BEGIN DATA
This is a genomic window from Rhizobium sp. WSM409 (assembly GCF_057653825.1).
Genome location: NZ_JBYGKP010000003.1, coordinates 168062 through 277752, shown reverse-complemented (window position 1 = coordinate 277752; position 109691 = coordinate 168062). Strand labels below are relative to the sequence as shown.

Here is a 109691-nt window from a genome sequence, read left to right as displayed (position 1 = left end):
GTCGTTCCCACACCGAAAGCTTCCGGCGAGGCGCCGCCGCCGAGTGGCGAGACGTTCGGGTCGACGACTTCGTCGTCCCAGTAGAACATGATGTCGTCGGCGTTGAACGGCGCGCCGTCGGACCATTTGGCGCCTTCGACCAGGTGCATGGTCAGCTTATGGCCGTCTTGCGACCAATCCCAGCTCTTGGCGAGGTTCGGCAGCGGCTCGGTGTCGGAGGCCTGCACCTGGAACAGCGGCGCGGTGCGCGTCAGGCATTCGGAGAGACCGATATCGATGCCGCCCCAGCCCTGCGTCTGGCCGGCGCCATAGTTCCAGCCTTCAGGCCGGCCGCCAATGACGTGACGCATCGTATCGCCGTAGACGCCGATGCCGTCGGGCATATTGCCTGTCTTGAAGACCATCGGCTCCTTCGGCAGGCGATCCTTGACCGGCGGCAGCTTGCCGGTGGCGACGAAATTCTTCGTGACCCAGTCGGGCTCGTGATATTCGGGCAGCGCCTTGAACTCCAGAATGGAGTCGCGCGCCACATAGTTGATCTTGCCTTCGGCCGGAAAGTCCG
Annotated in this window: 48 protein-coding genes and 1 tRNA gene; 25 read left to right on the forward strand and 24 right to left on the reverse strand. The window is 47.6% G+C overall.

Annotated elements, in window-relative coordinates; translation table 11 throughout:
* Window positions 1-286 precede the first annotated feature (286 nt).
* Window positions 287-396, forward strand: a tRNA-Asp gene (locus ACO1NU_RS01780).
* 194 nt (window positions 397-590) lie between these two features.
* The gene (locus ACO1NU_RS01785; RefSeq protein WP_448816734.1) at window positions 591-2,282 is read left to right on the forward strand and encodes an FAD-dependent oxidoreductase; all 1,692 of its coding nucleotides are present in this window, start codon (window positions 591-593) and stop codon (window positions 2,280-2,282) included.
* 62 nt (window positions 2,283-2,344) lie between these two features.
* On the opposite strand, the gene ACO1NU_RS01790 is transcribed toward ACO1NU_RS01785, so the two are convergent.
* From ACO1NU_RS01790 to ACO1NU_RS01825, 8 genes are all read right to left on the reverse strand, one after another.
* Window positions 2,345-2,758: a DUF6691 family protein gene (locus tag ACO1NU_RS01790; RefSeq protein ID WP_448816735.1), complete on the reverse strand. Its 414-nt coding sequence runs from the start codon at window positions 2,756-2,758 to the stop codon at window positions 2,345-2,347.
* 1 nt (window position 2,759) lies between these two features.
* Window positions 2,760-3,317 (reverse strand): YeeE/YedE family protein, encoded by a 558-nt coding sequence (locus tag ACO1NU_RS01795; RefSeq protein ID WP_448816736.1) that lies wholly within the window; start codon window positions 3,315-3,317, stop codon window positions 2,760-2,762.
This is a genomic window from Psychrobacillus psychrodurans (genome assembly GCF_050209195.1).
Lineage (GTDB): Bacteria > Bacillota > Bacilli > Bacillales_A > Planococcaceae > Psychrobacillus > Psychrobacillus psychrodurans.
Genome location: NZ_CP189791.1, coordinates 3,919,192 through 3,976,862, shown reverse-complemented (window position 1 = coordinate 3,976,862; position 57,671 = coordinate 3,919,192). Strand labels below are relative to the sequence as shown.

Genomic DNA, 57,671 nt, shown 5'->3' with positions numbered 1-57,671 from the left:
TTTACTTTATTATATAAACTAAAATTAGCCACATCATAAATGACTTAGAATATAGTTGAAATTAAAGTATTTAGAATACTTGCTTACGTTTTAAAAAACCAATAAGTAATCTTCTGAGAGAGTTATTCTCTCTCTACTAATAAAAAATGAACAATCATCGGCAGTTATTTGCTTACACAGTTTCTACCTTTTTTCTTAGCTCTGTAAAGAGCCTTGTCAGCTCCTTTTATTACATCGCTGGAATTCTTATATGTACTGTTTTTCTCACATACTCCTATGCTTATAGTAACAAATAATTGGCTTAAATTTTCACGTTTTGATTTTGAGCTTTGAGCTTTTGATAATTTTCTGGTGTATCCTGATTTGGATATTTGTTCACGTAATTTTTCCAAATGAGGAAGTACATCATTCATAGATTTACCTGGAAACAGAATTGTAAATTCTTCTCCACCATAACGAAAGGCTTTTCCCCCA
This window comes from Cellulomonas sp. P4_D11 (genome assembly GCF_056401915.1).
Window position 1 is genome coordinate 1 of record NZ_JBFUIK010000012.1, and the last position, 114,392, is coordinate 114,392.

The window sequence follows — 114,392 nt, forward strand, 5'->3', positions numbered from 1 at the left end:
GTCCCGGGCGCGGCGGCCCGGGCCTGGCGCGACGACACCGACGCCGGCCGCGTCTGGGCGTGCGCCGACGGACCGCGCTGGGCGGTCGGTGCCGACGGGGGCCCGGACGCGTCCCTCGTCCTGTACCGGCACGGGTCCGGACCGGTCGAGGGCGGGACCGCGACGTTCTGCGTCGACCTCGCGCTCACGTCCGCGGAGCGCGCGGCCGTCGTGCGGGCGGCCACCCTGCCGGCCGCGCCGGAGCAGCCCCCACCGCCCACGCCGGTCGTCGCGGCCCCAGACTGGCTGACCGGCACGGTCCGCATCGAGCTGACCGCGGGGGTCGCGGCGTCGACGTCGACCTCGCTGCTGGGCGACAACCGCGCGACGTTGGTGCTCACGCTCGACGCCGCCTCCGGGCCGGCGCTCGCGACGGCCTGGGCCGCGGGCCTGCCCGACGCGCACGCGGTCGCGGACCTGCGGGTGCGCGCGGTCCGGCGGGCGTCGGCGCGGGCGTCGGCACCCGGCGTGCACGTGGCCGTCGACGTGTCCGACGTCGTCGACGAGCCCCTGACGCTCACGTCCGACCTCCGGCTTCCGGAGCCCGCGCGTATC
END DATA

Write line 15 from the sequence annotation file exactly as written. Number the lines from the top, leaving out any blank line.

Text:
* 1 nt (window position 2,759) lies between these two features.